A Web Designers Guide to Design – What You Know, and What You Don’t
In the age of digital marketing, web design has taken on a new importance, combining traditional values such as navigability and presentation with elements intended to support areas such as search engine optimisation. A web designers job is to keep up to date with all the common tricks and trends of web design.
As web designers will tell you, they never stop learning in this field. But before we get onto what you might not know about web design, let’s go through some essentials which you are likely to be familiar with, but should never forget.
What you know about web design:
Choosing an impactful logo can be crucial to your branding aspirations, regardless of if you are designing for a commercial, public or non profit organisation. Logos should be feature prominently in web design. Web designers will place emphasis on your logo on the internet. After all, the logo’s job is to be the most visually memorable part of your business. The design process places a great deal of importance on logos, and rightly so. Branding and image is the first step of web design, as many web designers will tell you.
2. Keep It Simple
Swathes of detail can result in a confusing user experience, so, as a general rule, websites should be clear and concise rather than stuffed full of content. Just look at the most successful websites, such as Facebook or Amazon. These websites spend a great deal of time improving user experience and design. They are both rather simple in terms of design, however studies show this has led to a higher ease of use and user satisfaction.
3. Limit Your Fonts
Any more than two fonts is risking making your site look out of sync and unattractive. Changes to font size should reflect the importance of the messaging. As many web designers will tell you, fonts can make or break the website. Font usage must be consistent to fit the theme of the website and to avoid confusion. When selecting a font, make sure that it is fit for purpose. There is little reason to pick a fancy font at the risk of it being harder to read. Fonts show be a clear type to improve the overall experience for the user. If it doubt, keep it simple. Google fonts is a great go to for selecting web fonts. There you will find a whole range of popular web fonts as well as statistics on their usage.
4. Logical Layout
If you want a site to be easily navigable, forget about trying to be clever with layouts. Make menus prominent and easily accessed, and include a site map. A good rule of thumb is to look at the design of popular websites. Conduct your own case studies and find common trends regarding web design. You should find that many popular websites all share the same attribute – simplicity. You can overdo it on design and potentially harm search rankings as well as user experience. Website navigation should be hassle free and require limited thinking. In general, website visitors have a low attention span, therefore you should make the experience as easy as possible.
Those are four elements of web design you are likely to have knowledge of – now let’s look at what you might not be aware of in the web design world:
1. Effect Of Load Times On SEO
Did you know that your site’s load times can actually affect its search engine ranking? Google is believed to factor load time into its algorithm, making responsiveness a key facet of web design. Many web designers are unaware of this, which is why cheap web design and hosting can lead to disaster. It is best practice to reduce load time as much as possible. This includes cleaning code, compressing images, reducing server load among many other tactics. If you would like to know more about SEO then you could contact Bird Digital an SEO Agency in London.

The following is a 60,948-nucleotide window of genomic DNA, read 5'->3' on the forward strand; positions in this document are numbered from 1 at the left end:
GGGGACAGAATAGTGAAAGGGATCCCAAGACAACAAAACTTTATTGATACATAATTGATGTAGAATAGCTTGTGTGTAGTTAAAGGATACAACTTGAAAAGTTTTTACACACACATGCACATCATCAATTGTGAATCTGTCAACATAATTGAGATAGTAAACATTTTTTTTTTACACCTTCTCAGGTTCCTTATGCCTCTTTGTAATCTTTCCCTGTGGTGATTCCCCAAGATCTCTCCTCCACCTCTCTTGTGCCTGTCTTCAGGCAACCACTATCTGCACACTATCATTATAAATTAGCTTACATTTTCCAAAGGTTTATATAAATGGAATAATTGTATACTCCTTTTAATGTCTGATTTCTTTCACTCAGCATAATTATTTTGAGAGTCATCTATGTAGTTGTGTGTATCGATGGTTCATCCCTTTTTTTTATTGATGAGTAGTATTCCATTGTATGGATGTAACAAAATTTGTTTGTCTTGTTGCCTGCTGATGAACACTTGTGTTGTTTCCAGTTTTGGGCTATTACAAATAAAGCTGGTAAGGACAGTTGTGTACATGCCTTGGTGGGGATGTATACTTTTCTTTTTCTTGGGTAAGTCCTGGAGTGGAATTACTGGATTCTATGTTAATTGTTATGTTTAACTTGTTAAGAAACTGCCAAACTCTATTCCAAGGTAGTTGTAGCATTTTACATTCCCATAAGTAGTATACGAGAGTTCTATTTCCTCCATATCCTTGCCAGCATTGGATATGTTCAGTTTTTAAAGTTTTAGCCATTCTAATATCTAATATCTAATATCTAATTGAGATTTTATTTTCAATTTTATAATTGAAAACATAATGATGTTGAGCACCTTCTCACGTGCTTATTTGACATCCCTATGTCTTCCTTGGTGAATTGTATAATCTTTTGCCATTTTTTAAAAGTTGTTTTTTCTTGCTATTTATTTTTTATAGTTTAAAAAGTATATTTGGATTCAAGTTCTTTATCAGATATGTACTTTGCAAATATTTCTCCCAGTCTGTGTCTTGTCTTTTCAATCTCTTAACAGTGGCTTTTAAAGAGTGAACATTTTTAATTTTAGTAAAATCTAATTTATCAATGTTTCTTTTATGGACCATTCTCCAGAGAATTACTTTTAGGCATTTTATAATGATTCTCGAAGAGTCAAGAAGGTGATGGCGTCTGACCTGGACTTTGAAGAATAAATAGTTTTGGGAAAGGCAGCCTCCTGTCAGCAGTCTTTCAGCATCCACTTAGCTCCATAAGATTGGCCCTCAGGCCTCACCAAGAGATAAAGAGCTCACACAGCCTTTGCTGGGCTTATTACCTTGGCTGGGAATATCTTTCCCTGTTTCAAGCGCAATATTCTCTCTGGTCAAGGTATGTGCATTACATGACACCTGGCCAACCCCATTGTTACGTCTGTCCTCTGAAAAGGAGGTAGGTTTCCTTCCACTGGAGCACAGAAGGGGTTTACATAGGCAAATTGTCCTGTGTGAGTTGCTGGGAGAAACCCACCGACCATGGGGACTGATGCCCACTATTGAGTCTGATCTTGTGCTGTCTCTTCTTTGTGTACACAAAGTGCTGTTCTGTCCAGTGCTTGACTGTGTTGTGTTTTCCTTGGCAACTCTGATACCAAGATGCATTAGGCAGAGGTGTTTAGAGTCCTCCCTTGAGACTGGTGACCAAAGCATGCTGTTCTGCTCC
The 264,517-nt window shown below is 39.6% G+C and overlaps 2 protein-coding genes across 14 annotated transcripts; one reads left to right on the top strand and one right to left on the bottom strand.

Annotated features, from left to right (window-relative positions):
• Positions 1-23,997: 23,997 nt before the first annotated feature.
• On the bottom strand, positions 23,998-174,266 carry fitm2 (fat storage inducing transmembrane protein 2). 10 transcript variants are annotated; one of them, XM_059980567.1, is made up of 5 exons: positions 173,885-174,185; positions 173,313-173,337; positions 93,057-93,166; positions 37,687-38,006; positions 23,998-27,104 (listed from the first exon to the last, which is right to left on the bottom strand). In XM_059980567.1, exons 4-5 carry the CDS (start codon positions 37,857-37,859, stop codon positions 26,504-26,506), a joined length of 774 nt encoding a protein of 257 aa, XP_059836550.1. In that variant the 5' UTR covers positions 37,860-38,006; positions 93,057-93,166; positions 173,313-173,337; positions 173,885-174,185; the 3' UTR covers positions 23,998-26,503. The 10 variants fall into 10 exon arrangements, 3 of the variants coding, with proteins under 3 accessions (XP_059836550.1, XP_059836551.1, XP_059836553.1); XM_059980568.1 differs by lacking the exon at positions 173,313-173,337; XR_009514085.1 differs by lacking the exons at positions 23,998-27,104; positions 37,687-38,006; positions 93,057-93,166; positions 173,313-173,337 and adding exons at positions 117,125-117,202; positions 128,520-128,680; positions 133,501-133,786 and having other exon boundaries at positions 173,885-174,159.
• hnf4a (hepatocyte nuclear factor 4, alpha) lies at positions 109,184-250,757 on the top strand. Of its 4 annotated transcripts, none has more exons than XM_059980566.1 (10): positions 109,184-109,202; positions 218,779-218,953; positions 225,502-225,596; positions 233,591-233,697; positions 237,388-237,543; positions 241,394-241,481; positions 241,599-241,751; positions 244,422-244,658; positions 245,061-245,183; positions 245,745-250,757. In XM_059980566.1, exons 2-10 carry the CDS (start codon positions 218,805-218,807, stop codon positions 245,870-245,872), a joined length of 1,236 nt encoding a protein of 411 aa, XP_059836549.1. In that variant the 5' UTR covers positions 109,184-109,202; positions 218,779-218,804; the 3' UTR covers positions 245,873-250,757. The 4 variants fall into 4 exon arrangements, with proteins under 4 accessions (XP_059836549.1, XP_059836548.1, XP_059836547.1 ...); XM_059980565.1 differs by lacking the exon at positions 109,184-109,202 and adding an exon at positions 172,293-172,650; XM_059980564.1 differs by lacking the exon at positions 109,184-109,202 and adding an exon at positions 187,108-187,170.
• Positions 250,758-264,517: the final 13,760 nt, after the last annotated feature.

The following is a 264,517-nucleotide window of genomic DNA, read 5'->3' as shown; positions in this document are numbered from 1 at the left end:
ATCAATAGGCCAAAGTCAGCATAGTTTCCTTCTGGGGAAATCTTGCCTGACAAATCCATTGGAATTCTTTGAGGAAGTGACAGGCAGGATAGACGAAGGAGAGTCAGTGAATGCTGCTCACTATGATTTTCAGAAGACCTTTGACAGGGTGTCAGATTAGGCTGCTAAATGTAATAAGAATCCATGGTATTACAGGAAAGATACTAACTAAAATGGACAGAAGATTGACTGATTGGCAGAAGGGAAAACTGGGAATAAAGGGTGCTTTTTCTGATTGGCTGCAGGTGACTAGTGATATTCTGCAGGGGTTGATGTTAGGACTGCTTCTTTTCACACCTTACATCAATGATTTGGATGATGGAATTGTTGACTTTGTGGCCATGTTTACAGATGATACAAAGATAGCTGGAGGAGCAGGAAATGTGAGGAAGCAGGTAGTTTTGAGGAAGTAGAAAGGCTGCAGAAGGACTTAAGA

2. Visual Cues Can Direct Visitors
If you want to push your visitors towards certain areas of a web page, visual cues might be the way to go. They can be subtle – for instance, one study found that adults are naturally drawn to the faces of infants due to parental instinct. Web designers will use visual cues to help flow traffic on a website.
3. Sometimes Content Is The Issue, Not Design
Web design should not have to carry the can every time a site under performs. Studies have shown that a large share of web users are prone to scanning the page rather than honing in on the content itself. This could be a problem with a lack of engagement – i.e. not enough meat on the bones in terms of interesting articles, videos or audio. Web design can only take you so far. Content is also very important for obtaining organic search rankings. This is something that most web designers overlook. By not optimising pages with high quality content, you could be sabotaging your own website. If content writing is not your strong point, you can always hire a professional.
4. On WordPress, Automation Can Be Key
Return on investment from a WordPress site can be achieved through making the most of automation through a range of plug-ins. For example, there are now plug-ins which allow you to translate your website into a range of languages. Email automation is also important for engaging with potential customers. Email integrations such as Mailchimp is easy to setup and can generate your website extra income.
5. Unique Can Be Overrated
Depending on the type of product, service or organisation a site is representing, it is a misconception that a web design needs to be something breathtaking, out of the ordinary or wacky. On the contrary, logical web design which creates a familiar user experience can also be a winner, utilising what is referred to as ‘conventional wisdom’. Web designers are able to create a whole range of designs, however as mentioned previously – the simplest websites are the most successful.